[self-interest] Re: Method are not objects?

Jecel Assumpcao Jr jecel at merlintec.com
Tue Oct 24 22:08:19 UTC 2000

On Sat, 21 Oct 2000, 3prometheus wrote:
> IOW, mirrors are not slots. This is just what I needed (confirmation
> that they had, IMO, made an error).

Mirrors are indirect references to objects, which allow you to do
things you can't to to the objects themselves. They are "meta-objects".
They are not slots, but they can appear to be a collection of slots.

> I am new to Self and I hope people will indulge me by considering a 
> few (doubtless already well-known) observations I have made.
> Self's designers admit that their write slots are inelegant and I have
> been thinking about the problem in an abstract sense. The way I see it
> is that there are 5 fundamental abstractions;
> accessing data, writing data
> accessing methods, writing methods, evaluating methods

Note that "writing methods" (and possibly "accessing methods" as well)
is at a different level than the other operations, unless you want a
Lisp-like runtime creation of methods. Otherwise, writing a method is
something the programmer does before the code is run while the others
are things that happen while the code is running as a result of message

Of course, the software that allows you to write and edit methods is
itself written in Self and works through message sends too. But it is
nearly always changing other code, not itself. While this distinction
might not matter from a language design viewpoint, it is only by
designing the system around the idea that methods very rarely change
while running that Self can perform as well as it does.

> If one wishes to unify data and methods, then one has to figure
> out what evaluating data means. If one unifies accessing data with
> accessing methods then one is forced to have evaluation of data be
> the same as accessing of data. This is ugly and Self's designers
> were very wise to not unify the abstractions this way. Instead,
> they unified accessing of data with evaluation of methods. This
> leaves open of what accessing of methods is to be unified with on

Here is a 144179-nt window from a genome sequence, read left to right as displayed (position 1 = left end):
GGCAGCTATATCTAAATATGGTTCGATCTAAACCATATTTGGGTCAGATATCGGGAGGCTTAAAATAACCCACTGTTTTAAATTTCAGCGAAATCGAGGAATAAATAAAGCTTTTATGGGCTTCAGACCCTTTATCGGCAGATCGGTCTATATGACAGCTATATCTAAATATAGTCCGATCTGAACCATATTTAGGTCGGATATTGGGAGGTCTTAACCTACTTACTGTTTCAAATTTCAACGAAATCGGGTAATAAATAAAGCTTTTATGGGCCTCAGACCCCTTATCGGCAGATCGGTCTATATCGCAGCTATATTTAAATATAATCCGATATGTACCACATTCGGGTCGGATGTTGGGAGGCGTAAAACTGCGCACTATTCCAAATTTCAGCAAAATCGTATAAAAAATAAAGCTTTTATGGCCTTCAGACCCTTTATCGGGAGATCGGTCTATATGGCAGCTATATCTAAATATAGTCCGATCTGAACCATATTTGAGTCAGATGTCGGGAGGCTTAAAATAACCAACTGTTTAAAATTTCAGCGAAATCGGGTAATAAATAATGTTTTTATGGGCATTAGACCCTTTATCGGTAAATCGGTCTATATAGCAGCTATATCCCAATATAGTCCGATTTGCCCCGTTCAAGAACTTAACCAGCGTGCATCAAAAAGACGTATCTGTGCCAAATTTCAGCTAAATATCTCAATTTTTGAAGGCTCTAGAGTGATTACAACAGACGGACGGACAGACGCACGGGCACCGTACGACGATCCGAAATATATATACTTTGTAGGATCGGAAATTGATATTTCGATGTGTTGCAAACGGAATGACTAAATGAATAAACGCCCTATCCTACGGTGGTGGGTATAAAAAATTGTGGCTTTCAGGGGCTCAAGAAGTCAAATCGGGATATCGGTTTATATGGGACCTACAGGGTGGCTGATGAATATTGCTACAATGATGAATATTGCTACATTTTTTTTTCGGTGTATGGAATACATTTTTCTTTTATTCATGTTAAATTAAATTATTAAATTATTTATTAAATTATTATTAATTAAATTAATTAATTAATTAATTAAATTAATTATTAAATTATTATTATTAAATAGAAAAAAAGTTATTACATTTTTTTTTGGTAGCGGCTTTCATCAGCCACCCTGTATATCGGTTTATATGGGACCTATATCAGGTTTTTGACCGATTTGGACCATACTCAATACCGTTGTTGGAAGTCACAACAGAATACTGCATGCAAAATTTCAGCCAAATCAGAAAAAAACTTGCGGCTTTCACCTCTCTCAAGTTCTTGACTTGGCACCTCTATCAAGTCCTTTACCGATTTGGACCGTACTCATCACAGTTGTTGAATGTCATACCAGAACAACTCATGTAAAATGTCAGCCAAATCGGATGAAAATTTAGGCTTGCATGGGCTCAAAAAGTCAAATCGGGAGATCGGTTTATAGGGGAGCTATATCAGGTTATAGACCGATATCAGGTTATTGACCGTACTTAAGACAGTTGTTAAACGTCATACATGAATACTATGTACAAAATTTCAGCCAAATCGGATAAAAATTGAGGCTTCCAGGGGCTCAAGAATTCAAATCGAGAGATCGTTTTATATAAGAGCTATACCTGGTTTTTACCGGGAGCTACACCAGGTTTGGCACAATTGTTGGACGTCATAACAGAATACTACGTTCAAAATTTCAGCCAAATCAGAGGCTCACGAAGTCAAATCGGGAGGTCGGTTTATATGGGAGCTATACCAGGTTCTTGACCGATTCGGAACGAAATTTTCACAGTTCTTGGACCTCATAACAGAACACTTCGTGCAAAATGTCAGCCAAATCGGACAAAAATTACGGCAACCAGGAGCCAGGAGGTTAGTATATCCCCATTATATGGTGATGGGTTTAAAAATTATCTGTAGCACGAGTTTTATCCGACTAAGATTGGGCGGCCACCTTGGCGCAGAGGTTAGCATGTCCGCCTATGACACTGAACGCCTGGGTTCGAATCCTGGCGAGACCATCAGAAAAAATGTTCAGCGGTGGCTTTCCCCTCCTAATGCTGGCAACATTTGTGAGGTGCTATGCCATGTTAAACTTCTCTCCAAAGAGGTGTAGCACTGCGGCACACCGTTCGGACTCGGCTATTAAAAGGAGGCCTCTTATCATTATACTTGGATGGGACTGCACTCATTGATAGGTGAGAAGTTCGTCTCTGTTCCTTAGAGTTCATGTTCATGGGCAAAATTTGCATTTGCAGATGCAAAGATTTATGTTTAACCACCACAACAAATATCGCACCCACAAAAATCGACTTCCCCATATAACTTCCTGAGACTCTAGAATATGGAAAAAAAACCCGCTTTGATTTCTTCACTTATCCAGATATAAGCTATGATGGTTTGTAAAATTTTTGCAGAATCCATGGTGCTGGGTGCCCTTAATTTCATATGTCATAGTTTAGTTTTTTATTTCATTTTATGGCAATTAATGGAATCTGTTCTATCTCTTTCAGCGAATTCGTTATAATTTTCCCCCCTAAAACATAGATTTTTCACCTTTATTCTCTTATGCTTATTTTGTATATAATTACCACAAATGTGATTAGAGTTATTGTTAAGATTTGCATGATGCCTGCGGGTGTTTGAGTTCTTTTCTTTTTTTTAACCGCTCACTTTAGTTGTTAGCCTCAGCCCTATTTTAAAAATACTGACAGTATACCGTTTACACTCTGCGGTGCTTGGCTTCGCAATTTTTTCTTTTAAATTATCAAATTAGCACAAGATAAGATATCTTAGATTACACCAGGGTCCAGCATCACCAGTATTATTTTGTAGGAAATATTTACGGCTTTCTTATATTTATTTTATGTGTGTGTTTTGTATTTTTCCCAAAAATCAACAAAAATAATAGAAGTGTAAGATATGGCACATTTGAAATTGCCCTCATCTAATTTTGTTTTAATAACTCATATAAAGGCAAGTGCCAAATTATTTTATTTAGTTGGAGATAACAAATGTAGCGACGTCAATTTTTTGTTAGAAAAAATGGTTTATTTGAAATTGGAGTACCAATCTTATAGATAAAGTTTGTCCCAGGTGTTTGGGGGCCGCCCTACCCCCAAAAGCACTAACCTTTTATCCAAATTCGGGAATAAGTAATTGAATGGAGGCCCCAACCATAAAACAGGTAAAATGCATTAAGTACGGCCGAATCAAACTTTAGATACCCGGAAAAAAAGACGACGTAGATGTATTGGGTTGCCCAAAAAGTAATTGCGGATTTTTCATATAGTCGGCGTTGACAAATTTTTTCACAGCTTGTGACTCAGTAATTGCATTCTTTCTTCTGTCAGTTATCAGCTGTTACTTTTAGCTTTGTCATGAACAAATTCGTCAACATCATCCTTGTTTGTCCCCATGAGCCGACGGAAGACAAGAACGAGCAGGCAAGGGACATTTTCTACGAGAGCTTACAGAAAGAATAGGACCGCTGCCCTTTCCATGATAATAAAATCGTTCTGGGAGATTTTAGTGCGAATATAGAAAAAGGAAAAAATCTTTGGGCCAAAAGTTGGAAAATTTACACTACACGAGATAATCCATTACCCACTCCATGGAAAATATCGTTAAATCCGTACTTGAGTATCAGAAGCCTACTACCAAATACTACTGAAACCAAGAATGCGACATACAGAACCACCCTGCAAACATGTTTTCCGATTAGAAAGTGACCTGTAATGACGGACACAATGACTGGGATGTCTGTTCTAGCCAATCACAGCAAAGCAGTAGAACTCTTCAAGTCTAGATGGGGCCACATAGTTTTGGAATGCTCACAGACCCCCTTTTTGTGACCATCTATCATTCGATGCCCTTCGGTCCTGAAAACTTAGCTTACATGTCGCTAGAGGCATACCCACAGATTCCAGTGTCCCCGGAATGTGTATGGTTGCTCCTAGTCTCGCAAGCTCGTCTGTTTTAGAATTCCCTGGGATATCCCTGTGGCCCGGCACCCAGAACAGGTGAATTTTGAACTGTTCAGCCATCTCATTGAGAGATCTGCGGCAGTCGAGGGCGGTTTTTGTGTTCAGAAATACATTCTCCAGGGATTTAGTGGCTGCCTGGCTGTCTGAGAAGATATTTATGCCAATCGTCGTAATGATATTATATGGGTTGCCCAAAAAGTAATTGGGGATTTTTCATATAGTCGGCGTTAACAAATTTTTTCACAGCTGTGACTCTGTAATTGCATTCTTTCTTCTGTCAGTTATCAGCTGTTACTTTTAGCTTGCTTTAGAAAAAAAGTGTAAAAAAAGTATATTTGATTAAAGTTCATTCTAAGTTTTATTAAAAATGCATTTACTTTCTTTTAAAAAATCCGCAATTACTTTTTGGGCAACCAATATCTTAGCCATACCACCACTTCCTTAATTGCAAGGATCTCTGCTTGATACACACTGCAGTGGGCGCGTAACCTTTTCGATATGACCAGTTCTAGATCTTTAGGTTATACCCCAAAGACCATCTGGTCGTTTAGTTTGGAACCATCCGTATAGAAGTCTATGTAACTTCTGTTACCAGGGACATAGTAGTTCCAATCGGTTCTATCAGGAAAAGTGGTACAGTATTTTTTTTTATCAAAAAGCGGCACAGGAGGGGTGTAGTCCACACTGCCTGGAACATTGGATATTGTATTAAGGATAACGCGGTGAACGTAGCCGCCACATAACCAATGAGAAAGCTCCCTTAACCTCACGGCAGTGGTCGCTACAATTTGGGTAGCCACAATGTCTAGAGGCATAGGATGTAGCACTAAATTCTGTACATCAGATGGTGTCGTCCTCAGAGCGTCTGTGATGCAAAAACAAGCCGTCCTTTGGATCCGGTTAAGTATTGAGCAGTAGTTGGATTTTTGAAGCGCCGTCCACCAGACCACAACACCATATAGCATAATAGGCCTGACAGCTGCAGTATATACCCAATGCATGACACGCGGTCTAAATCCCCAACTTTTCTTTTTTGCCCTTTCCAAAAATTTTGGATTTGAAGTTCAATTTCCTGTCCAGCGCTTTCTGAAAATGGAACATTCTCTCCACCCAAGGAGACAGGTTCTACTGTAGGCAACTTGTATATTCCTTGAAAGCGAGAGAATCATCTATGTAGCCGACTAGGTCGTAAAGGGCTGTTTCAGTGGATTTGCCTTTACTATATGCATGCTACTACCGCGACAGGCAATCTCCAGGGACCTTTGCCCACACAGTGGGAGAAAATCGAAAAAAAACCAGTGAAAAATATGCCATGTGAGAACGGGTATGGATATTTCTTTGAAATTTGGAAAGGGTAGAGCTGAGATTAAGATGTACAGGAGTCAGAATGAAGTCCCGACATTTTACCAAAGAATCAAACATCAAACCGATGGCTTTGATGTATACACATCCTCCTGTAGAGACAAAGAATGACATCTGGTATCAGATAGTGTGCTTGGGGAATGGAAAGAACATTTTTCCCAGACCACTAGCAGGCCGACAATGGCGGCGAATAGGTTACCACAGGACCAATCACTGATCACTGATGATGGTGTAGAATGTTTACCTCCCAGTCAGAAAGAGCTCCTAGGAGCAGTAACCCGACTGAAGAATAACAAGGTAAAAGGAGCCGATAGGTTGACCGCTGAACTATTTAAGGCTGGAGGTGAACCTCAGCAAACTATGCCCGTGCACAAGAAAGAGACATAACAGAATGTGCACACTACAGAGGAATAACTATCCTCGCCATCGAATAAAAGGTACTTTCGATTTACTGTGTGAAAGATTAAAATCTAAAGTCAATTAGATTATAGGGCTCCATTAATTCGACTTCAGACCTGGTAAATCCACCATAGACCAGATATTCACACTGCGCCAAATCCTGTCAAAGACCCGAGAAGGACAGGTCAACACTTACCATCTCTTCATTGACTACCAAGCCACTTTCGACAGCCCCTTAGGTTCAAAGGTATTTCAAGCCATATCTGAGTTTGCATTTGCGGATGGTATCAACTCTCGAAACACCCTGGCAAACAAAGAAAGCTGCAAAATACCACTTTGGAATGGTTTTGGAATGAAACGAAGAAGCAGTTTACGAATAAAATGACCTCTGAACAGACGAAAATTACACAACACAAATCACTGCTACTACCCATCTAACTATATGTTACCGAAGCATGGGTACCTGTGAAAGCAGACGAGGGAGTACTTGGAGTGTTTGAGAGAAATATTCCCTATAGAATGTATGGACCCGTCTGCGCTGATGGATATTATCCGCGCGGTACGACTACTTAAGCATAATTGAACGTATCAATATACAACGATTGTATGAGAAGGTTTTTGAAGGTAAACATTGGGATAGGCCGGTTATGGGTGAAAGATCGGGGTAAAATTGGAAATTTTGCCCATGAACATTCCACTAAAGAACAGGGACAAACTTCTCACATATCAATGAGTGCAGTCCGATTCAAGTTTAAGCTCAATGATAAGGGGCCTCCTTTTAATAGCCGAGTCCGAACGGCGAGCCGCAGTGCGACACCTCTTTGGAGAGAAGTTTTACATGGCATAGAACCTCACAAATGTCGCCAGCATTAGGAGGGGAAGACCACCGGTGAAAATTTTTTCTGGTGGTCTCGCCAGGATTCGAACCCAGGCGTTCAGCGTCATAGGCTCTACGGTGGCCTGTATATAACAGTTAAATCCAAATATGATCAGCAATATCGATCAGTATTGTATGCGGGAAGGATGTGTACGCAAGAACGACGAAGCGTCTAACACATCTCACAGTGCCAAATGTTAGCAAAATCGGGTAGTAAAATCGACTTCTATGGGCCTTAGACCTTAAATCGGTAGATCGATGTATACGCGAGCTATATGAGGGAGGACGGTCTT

> the data side. The answer is a method, created at runtime, that
> evaluates to the value of the data. It's simple and consistent.

I am not sure I understood your various unifications, here. Note that
when you evaluate a method, a clone of it is created and it is this
clone that is executed (otherwise you couldn't have re-entrant methods
since different executions would mess up the argument and local data
slots). That seems very different from data accessing to me.

> One solution that was proposed to fix the inelegance of write
> slots is to have slots come only in assignment/storage pairs.
> It seems that this must be extended to read/write/eval triples.

Read and write slots have different names. How would you distinguish
your eval slots? And note that you can have a read slot without the
corresponding write slot - that is how you indicate constants in the

> Whether anyone creates a language on this basis (and if they do,
> might they consider allowing the use of variables as standins for
> method names in a natural way?) this observation has already proved
> invaluable to one of my pet projects. In a filesystem, it doesn't
> make sense to allow people to access methods' source code (because
> it just doesn't change that much) but it must be possible to make
> the distinction between the link to a node and the node itself.
> Reading and evaluating makes this distinction.

Are you talking about "links" like in most Unix file systems? There is
a strong analogy between these and the "auto evaluate" nature of method
objects. But most file systems aren't very consistent in how they
handle this: try "ls x" and "ls -l x" where x is first a normal
directory and then a symbolic link to that same directory.

> And if I didn't love design so much I might be angry at Self for 
> forcing me to turn my design inside out just when I'd finalized it!
> Of course, it's a lot more elegant and OO now <wide grin> ....

Good luck,
-- Jecel

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